Chinese state media coverage of the trade war, which began in July when the Trump administration imposed tariffs on $34 billion in Chinese goods, had long been restrained in its criticism of the United States in hopes of not aggravating the fraying relationship. That is no longer the case.
Last weekend Chinese state television changed its regular programming and aired three anti-American movies about Chinese victory over the U.S. in the Korean War.
The state-owned People’s Daily warned Monday that U.S. actions threatened to return the relationship between the two countries to a “barbaric era.”
An editorial Tuesday by the state-run New China News Agency said that the United States has been using “trade bullying,” “the logic of gangsters” and “the law of the jungle” and that Washington had disgraced itself internationally.
A front-page editorial in the People’s Daily last week said the Chinese people were “at one in their conviction to protect the interests of our people and the dignity of the nation.”
Bill Bishop, an American who authors the Sinocism newsletter, which offers political analysis of China, wrote this week that he could not remember feeling so pessimistic about U.S.-China relations.
“If I were still living in China with my family, I would be far along with my exit plan and ready to execute it at very short notice,” Bishop tweeted Sunday. “The U.S.-China trajectory is clear and looks like there is now much more sudden, downside risk than there was even a month ago.”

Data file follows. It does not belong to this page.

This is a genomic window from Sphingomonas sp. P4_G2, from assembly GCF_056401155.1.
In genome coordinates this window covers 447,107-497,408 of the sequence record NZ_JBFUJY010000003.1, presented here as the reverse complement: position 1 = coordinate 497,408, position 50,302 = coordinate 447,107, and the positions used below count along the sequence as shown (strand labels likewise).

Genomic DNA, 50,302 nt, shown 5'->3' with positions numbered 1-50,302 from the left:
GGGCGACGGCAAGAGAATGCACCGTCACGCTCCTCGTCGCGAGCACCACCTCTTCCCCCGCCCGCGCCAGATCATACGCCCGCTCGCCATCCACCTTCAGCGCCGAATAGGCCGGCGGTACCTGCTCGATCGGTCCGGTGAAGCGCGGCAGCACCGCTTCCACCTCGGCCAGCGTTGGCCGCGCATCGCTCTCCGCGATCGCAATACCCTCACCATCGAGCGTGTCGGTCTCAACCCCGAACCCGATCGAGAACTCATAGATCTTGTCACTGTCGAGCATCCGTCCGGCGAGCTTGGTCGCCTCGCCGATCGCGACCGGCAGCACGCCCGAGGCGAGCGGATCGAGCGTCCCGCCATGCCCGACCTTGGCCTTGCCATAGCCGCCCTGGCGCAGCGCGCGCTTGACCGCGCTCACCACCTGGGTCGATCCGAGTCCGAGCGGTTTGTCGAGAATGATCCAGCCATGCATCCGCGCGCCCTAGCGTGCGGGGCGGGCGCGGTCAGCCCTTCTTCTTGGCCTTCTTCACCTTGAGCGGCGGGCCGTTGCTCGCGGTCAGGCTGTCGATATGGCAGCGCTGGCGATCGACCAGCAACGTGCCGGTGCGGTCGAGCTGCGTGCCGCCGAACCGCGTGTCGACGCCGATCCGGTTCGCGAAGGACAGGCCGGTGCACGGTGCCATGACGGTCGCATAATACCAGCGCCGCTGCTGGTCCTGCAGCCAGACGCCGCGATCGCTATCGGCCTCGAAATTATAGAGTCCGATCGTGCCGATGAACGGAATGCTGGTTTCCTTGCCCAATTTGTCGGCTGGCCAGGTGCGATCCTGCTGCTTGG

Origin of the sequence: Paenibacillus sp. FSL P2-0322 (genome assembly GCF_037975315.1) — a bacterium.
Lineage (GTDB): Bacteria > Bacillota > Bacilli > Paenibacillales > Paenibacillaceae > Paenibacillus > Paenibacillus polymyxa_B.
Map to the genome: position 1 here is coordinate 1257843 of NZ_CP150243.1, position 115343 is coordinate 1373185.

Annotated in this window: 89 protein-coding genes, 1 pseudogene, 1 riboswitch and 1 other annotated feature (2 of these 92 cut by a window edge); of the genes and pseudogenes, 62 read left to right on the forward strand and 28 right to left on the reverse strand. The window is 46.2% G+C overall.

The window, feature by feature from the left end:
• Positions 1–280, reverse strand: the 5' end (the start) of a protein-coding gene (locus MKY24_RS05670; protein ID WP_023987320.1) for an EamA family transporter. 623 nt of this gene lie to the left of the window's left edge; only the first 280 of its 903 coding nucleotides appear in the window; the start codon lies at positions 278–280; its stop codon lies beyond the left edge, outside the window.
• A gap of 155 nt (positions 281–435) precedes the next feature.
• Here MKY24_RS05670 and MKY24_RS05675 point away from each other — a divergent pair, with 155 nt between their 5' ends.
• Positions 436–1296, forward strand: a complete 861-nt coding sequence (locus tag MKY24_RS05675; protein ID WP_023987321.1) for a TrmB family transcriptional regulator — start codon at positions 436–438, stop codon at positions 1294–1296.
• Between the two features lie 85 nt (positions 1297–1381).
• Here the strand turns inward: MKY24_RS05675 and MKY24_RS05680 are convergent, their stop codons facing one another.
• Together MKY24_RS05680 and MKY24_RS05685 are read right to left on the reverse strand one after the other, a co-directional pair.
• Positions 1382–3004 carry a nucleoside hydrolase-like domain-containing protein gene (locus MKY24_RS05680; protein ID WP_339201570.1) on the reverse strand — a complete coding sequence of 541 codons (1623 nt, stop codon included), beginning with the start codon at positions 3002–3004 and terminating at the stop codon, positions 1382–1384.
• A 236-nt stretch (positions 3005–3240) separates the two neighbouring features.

What remains murky is the Trump administration’s objective in dramatically upping the ante with its action against Huawei.
Is it a negotiating tactic aimed at securing a deal that would see America continue to engage economically with China from a more advantageous position? Or does it signal determination in Washington to decouple the U.S. economy from China’s and hinder China’s inexorable rise?
Either way, analysts said, the risk is a new cold war.
The next chance to escape the dangerous spiral will come next month at a meeting between Trump and Xi at the Group of 20 summit in Japan.
In the meantime, the situation continues to deteriorate, with recent warnings from the U.S. that Chinese drone companies pose a security threat and new reports Wednesday that the U.S. may now target Chinese digital surveillance companies such as Hangzhou Hikvision Digital Technology and Zhejiang Dahua Technology.
Analysts have been warning for months of a risk that the trade war may herald a severe deterioration in relations.
Henry M. Paulson, the former Treasury secretary, warned in a February speech at the Center for Strategic and International Studies in Washington that the intensifying geopolitical rivalry between the U.S. and China could result in an “economic iron curtain” dividing the world.
“National security concerns are now bleeding into virtually every aspect of our economic relationship,” he said.
He added, “And against that backdrop, we must look warily at the prospect that what, until now, has been a healthy strategic competition could head in directions that tip us into a full-blown cold war.”